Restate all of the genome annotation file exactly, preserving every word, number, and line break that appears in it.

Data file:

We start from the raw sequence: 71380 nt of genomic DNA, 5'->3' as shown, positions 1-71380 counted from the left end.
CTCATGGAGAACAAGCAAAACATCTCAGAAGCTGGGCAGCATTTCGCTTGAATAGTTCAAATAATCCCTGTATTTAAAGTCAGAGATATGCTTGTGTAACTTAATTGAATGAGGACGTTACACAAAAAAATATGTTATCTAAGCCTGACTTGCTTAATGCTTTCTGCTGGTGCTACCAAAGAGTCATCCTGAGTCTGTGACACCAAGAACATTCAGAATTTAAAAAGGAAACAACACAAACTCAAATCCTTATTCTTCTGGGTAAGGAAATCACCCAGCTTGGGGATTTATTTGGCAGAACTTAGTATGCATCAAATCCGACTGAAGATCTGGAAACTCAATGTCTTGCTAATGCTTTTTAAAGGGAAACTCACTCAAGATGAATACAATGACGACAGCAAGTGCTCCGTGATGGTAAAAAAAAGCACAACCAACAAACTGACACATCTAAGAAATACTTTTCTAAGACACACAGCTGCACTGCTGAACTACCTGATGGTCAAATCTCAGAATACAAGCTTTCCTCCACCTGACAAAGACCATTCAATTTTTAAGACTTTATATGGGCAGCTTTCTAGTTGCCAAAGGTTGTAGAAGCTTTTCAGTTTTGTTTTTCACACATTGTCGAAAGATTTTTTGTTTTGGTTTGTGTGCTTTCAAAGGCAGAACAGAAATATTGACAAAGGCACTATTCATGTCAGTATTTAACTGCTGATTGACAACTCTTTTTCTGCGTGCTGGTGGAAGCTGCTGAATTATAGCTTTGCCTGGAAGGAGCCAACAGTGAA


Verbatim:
We start from the raw sequence: 71380 nt of genomic DNA, 5'->3' as shown, positions 1-71380 counted from the left end.
CTCATGGAGAACAAGCAAAACATCTCAGAAGCTGGGCAGCATTTCGCTTGAATAGTTCAAATAATCCCTGTATTTAAAGTCAGAGATATGCTTGTGTAACTTAATTGAATGAGGACGTTACACAAAAAAATATGTTATCTAAGCCTGACTTGCTTAATGCTTTCTGCTGGTGCTACCAAAGAGTCATCCTGAGTCTGTGACACCAAGAACATTCAGAATTTAAAAAGGAAACAACACAAACTCAAATCCTTATTCTTCTGGGTAAGGAAATCACCCAGCTTGGGGATTTATTTGGCAGAACTTAGTATGCATCAAATCCGACTGAAGATCTGGAAACTCAATGTCTTGCTAATGCTTTTTAAAGGGAAACTCACTCAAGATGAATACAATGACGACAGCAAGTGCTCCGTGATGGTAAAAAAAAGCACAACCAACAAACTGACACATCTAAGAAATACTTTTCTAAGACACACAGCTGCACTGCTGAACTACCTGATGGTCAAATCTCAGAATACAAGCTTTCCTCCACCTGACAAAGACCATTCAATTTTTAAGACTTTATATGGGCAGCTTTCTAGTTGCCAAAGGTTGTAGAAGCTTTTCAGTTTTGTTTTTCACACATTGTCGAAAGATTTTTTGTTTTGGTTTGTGTGCTTTCAAAGGCAGAACAGAAATATTGACAAAGGCACTATTCATGTCAGTATTTAACTGCTGATTGACAACTCTTTTTCTGCGTGCTGGTGGAAGCTGCTGAATTATAGCTTTGCCTGGAAGGAGCCAACAGTGAA